Summer is fading out as cooler temperatures are presenting us with the beauty of changing leaves to oranges and reds. Autumn in Chinese medicine is the season related to the Lungs, so it’s prudent to pay attention to our health. Typically, this time of year we see an increase of patients coming in with symptoms of a cold. This year however, we won’t know if these are symptoms of a cold, seasonal flu, allergies or Covid! There can be significant overlap in the presenting symptoms, with the exception of a fever which means it is either a flu or Covid.
With this very real scenario, it’s even more important to pay attention to our lung health. During the past year and a half, we have worked to support our patients in promoting Lung Qi to help reduce the respiratory impact of airborne viruses. Reinforcing Lung Qi helps strengthen the resistance to illness and frequently reduces the severity and longevity of colds and flu.
Autumn energy brings introspection, emotional awareness and concerns over health, especially in this pandemic which is now an endemic. As the Lungs are associated with the emotion of grief we often feel “off” without understanding what is happening. This past year there were numerous articles written about the emotional effects of isolation during the lockdown, fears of Covid, brain fog from the uncertainty we have experienced, physical issues from sitting at the computer for hours on end and many more.
In addition to all of these new life experiences, we are connecting to our own losses as leaves begin to change and eventually fall off the trees. A very interesting symbolism and symbiosis with nature.
Here are a few tangible suggestions to help you take better care during Autumn.
- First of all, recognize that life is about change and it is fair to experience shifts in emotions. Be attuned to your inner self and give yourself permission to connect with your emotions, including grief, and process them constructively.
- Dress to protect your Lungs by wearing layers as the temperatures drop and wear a scarf to keep your lungs and throat warm.
- Eat foods that are more pungent and warming to your system. Eat fewer colder foods as we want to balance ourselves with outside temperatures. Gravitate to foods that ripen during the seasons and you will naturally stay in balance with the outdoor elements.
- As our energy goes inward, we spend more time inside and it is a good opportunity to cook warm, heartier foods than we might eat during the summer.
Foods to eat during the colder months include:
Root vegetables like onions, carrots, turnips, yams and sweet potatoes. They grow underground and help strengthen digestion and promote colon health. Pungent roots like onions drain dampness and benefit the lungs as well.
Winter Squashes like pumpkin, acorn and butternut are chock full of nutrition and can bring a light sweetness to a meal.
Fruits that ripen this time of year are apples, pears, peaches and grapes. The summer fruits and vegetables like watermelon, cucumber and raw salads are too cold and damp producing to eat in abundance during the colder temperatures. Pears in particular are good for lung health and can be steamed or poached with warm herbs like cinnamon and cloves.
Lentils and legumes are complex carbohydrates which mean they provide a longer lasting form of energy than simple sugars. The soluble fiber content is good for helping regulate blood sugar and cholesterol and it aids in healthy digestion. They are also a good vegetarian source of protein.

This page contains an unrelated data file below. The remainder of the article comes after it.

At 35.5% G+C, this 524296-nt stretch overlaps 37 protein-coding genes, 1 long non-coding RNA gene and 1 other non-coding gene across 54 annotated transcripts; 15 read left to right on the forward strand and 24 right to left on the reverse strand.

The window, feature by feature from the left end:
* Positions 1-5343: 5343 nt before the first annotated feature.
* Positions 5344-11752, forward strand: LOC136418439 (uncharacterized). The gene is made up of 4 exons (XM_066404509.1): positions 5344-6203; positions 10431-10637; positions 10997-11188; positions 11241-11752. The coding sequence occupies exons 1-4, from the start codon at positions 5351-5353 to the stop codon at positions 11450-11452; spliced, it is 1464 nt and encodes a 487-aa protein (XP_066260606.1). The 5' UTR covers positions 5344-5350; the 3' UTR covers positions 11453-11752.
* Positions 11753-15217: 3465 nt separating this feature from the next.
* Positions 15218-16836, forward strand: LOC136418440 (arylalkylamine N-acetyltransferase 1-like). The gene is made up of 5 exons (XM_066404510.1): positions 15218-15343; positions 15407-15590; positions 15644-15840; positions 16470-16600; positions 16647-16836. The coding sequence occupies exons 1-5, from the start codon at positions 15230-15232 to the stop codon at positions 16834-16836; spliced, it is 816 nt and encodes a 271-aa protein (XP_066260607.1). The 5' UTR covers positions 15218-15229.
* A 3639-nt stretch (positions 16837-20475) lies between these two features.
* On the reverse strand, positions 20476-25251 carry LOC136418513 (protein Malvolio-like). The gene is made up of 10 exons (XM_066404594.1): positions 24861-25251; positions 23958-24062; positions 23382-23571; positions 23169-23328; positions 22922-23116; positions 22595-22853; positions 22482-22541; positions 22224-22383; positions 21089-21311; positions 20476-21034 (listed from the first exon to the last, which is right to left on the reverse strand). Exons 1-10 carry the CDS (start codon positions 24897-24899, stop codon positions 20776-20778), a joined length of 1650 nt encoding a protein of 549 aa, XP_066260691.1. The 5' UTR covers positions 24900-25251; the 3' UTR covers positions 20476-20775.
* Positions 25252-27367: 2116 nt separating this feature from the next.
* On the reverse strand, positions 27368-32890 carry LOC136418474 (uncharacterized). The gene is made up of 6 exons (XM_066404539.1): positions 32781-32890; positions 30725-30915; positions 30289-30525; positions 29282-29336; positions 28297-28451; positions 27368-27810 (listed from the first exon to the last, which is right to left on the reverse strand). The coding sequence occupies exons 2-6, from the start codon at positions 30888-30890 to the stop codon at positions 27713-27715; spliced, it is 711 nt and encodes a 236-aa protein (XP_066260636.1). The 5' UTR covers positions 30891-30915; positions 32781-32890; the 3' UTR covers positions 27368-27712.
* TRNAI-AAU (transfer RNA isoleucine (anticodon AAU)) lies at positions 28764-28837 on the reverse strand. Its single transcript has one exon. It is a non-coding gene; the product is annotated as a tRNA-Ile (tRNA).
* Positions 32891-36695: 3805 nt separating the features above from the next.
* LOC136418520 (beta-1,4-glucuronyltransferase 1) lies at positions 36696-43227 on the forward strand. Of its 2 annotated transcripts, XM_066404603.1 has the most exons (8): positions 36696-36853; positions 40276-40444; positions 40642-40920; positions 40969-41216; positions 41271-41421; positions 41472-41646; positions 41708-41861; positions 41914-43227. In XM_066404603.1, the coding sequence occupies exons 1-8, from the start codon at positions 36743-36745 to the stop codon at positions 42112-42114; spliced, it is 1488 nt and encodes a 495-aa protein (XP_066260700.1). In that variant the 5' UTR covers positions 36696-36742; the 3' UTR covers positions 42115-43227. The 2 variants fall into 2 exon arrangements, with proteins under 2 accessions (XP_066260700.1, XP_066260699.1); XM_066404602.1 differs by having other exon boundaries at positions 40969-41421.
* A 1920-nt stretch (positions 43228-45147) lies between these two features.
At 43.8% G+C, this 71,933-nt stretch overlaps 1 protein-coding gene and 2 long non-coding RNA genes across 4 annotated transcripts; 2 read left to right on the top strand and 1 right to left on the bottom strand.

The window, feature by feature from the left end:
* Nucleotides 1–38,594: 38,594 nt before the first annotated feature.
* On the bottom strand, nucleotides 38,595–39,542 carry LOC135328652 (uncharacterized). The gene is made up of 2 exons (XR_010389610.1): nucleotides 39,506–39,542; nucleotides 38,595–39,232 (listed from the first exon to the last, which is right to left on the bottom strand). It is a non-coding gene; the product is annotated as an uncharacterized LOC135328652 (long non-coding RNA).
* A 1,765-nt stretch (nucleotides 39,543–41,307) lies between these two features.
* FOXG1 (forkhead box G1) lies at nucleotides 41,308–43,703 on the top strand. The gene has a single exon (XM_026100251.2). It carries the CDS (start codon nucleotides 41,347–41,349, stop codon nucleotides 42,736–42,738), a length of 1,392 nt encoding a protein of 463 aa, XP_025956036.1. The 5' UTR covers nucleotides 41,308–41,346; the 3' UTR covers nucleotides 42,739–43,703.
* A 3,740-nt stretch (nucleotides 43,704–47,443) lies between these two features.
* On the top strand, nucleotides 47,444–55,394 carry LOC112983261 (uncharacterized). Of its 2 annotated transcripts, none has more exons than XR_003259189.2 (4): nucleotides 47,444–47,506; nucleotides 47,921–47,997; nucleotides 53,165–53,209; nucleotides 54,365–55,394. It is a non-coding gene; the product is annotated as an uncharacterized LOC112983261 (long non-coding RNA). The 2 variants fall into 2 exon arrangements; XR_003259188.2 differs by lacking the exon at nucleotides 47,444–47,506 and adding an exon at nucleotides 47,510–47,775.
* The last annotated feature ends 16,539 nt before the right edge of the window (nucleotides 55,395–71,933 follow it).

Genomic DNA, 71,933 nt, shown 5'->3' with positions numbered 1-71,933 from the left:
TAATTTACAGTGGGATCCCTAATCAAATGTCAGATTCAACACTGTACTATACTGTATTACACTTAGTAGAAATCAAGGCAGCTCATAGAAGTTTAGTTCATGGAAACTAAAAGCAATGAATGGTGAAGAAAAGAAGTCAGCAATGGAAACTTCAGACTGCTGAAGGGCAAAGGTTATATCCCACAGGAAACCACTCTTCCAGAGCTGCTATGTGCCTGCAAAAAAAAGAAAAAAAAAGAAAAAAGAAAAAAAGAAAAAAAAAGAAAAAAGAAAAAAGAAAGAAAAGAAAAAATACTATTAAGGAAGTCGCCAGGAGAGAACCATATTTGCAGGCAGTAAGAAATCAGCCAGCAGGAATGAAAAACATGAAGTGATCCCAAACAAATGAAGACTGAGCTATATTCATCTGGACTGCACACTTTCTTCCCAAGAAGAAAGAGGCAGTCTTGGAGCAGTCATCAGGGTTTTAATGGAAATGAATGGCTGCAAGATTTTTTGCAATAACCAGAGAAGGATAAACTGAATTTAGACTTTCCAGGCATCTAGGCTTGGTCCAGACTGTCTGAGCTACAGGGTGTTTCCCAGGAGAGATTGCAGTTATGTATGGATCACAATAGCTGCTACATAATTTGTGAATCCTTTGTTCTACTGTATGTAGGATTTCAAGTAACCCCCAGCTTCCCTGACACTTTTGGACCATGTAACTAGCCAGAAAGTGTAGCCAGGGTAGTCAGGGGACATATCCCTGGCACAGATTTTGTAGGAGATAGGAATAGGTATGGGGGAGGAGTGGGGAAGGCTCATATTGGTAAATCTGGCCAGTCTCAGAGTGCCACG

Pungent foods and spices are the taste of Autumn. They include warming spices like cinnamon, nutmeg, clove and ginger. Foods that are pungent are onions, radishes and garlic. Mint and lemon balm are good for the sinuses.
Mushrooms (my favorite) are great for supporting the immune system, especially the Lungs and Kidney. Throw them into everything you cook.
Animal protein and soups for those who eat them. Choose to cook at low temperatures for longer period of time to promote deep nourishing heat in the food.
Wishing you a healthy and peaceful Autumn!
Karen is a registered dietitian as well as registered acupuncturist. One of her specialties is the balance method and seasonal balance method which treats conditions that are affected by weather and/or time of year. Examples are colds, allergies, weather related arthritis or pain flare-ups, emotions triggered by a time of year/ anniversary of life event.
Lots of Veggies Vegetable Soup
Makes 6-8 servings
2 Tbsp olive oil
1 medium or large onion, diced
Salt and fresh black pepper
1 large sweet potato, peeled & diced
¼ cup dry white wine
1 can (14.5 ounce) diced tomatoes
4-6 garlic cloves, diced
2 Tsp oregano
¼ Tsp red pepper flakes
4 cups vegetable broth
2 bay leaves
1 cup cherry tomatoes, cut in halves
1 zucchini, diced
1 can (15 ounce) chickpeas, drained and rinsed
2 Tbsp white wine vinegar
1-2 cups chopped bok choy (greens and white) or kale
Heat oil in large pot over medium heat. Add diced onions, ½ Tsp salt and several grinds of pepper. Cook, stirring occasionally for 5-10 minutes. Add sweet potato to mixture and continue cooking for a 2-3 minutes. Stir to combine ingredients together.
Add wine and cook for about a minute. Add canned tomatoes, garlic, oregano and red pepper flakes. Mix well.
Add in vegetable broth and bay leaves. Bring to a boil and simmer, cover for about 20 minutes.
Add cherry tomatoes, zucchini, chopped whites of bok choy (save greens for the end) and chick peas and cover. Simmer for 15 minutes.
Stir in bok choy and season to taste with salt and pepper.